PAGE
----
Although its history includes times of turmoil and upheaval, as well as periods of glory, Seville was the most important kingdom and city of Spain from the fall of the Cordoban Caliphate until it was conquered by Ferdinand III in 1248.
Seville's history got off to a bad start—under its first independent ruler, the cunning, cruel al-Mutadid, who took control of the taifa or little kingdom, and extended it during his reign from 1042 to 1069. But fortunately, he was succeeded by a son, al-Mutamid, a gifted statesman, intellectual and poet. Under the poet-king al-Mutamid, Seville achieved a brief respite from struggle and some moments of beauty that have passed into legend.
Before al-Mutamid became king he met Ibn Ammar, an itinerant and brilliant poet, forged a friendship with him and, when he gained the throne, made him vizier of the kingdom. Together one evening, al-Mutamid and Ibn Ammar were strolling along the banks of the Guadalquivir, bantering and improvising poetry. Al-Mutamid started off with a line—"The wind scuffs the river and makes it chain mail..."—which Ibn Ammar was supposed to complete. For once, however, Ibn Ammar was at a loss for words to end the couplet and a slave girl nearby overheard them and completed the rhyme: "Chain mail for fighting could water avail."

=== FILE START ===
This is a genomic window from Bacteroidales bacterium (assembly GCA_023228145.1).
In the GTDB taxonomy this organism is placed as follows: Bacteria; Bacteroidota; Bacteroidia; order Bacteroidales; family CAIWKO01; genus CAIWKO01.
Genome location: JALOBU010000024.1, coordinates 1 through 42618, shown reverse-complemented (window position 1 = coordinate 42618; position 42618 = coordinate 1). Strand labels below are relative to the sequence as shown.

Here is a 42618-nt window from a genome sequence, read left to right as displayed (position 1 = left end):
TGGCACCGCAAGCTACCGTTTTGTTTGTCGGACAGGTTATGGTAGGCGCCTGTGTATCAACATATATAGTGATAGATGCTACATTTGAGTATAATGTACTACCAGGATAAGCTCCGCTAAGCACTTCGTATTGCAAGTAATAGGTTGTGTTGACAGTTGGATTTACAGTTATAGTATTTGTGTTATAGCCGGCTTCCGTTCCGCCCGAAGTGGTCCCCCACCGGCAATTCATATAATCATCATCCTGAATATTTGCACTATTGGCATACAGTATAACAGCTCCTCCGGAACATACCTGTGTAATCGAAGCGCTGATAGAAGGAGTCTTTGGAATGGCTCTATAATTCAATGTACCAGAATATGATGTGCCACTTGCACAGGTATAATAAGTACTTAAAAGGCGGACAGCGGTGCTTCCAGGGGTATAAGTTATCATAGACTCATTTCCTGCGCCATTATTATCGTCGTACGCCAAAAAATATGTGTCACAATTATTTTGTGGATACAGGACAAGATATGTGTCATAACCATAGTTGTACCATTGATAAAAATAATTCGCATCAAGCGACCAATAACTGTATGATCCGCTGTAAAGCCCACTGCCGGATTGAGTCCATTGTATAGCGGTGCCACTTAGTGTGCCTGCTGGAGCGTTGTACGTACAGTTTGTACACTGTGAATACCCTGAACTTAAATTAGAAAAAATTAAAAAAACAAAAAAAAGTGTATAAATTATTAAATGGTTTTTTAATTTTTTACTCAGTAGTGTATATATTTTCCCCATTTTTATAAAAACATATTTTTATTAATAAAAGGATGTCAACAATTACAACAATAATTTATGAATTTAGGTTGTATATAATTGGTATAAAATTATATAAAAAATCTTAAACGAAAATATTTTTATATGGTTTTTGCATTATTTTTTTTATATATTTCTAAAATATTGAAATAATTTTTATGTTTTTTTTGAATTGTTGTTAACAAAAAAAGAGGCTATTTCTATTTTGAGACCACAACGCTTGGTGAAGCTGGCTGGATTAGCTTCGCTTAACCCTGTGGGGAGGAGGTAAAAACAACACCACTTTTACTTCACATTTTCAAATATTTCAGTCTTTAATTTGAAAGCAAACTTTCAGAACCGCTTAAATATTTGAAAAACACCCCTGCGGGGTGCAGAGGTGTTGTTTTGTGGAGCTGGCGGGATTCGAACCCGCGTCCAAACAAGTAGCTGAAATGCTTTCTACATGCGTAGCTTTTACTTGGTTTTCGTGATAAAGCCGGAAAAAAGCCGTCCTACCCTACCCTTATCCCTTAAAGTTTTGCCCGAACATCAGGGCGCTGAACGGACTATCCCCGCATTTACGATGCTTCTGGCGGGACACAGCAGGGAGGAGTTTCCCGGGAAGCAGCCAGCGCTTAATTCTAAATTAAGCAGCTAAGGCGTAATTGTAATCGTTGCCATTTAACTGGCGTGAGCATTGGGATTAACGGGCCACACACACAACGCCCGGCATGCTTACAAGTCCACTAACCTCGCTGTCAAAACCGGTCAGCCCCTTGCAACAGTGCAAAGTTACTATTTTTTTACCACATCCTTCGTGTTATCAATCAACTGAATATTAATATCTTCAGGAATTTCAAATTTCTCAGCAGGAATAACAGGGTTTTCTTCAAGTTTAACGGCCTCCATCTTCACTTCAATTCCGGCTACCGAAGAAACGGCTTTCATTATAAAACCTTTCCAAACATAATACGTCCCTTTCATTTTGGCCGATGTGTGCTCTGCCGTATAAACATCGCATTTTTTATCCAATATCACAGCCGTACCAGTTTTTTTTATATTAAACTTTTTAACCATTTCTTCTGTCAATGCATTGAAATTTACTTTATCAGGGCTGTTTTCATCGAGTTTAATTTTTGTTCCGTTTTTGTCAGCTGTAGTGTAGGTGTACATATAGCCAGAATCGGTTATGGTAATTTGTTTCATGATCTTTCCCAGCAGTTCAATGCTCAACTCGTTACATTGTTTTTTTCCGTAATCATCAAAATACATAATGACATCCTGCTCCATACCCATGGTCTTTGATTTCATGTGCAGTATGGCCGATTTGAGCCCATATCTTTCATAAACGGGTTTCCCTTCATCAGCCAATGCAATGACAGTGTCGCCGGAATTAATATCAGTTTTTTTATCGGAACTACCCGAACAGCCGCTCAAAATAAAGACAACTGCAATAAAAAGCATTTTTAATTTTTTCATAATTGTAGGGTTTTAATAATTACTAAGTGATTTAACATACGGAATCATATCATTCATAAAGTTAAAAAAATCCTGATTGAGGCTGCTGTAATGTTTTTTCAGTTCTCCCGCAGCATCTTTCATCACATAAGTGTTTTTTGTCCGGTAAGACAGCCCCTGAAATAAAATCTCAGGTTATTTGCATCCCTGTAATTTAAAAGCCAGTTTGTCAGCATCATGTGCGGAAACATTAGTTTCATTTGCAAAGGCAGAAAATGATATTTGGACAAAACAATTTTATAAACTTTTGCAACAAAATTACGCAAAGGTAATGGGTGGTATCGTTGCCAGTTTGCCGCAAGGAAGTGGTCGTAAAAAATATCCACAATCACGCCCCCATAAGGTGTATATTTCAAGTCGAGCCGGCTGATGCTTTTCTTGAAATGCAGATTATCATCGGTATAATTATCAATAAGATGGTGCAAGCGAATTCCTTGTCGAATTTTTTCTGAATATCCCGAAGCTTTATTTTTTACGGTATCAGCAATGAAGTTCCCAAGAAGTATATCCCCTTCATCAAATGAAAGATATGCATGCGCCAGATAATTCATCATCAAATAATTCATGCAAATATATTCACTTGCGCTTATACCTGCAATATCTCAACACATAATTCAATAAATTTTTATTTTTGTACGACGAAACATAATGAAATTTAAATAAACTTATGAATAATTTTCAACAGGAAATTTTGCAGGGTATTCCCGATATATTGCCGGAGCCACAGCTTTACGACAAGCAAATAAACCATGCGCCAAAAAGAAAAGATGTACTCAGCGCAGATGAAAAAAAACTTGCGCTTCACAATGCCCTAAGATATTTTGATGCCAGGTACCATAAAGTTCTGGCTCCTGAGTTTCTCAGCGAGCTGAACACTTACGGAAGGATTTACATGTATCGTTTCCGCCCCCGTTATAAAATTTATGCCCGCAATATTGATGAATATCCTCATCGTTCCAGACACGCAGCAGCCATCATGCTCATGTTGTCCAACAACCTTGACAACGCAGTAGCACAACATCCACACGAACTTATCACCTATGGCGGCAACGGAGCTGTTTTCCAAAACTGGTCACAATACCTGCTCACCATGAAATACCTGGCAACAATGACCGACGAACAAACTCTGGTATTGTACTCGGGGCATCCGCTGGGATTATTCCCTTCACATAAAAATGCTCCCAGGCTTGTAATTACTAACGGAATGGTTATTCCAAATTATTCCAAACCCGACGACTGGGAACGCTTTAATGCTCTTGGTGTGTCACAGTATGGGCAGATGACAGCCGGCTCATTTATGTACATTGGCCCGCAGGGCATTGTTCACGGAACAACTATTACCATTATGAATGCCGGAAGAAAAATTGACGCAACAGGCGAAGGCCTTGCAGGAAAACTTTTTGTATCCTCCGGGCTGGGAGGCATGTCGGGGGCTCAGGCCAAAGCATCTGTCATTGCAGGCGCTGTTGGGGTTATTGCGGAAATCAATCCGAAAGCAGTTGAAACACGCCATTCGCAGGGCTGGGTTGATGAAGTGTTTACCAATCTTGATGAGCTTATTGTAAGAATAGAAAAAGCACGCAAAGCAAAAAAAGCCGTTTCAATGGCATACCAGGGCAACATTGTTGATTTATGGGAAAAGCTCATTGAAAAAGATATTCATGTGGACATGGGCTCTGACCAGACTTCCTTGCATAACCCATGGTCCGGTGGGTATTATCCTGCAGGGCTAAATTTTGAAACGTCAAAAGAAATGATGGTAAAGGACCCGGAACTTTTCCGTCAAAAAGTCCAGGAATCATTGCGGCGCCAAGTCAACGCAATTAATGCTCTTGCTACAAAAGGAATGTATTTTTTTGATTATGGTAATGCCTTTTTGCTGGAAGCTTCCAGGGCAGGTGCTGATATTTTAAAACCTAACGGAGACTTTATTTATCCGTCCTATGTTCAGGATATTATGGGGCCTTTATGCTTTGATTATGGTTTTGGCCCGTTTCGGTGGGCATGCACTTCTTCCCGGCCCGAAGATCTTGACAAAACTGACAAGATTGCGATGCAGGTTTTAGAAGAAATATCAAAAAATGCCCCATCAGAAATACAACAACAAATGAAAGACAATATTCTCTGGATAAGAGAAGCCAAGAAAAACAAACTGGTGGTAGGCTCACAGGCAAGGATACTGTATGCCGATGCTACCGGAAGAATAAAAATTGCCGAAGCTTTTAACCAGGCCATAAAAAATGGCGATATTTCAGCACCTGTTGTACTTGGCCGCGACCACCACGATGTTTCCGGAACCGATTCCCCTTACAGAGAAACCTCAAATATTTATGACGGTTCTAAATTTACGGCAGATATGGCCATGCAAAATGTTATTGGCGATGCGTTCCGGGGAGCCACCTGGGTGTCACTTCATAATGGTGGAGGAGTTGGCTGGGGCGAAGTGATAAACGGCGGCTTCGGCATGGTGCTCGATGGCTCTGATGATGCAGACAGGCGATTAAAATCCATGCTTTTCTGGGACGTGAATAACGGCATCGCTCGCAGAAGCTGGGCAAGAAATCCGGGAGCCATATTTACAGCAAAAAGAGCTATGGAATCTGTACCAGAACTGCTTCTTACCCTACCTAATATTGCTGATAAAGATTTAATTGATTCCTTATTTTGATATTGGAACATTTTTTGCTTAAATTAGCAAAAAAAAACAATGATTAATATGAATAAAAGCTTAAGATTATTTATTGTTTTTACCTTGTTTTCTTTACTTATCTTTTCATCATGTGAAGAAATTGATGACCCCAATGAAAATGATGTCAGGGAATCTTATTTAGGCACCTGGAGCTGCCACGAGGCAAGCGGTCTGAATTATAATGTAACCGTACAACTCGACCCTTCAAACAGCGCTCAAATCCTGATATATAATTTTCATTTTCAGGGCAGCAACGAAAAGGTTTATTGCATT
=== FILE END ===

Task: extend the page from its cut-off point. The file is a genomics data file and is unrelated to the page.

The girl was al-Rumaikiyya, a lovely and charming muleskinner. (For some reason mule drivers often seem to be romantically associated with poetry in Spain.) Al-Mutamid instantly fell in love with her, later married her and, eventually, when war again engulfed the taifa, romantically sailed with her into exile.
Another charming story is told about them. They were standing side by side one morning looking at a very rare sight in Andalusia: the plains were covered with snow. Al-Rumaikiyya sighed and told al-Mutamid how much she hoped to see this lovely scene another time. To please her, al-Mutamid had the plains planted with almond trees and to this day, seen from a distance, parts of Andalusia in early spring look snow-covered because of the groves of white blossoms.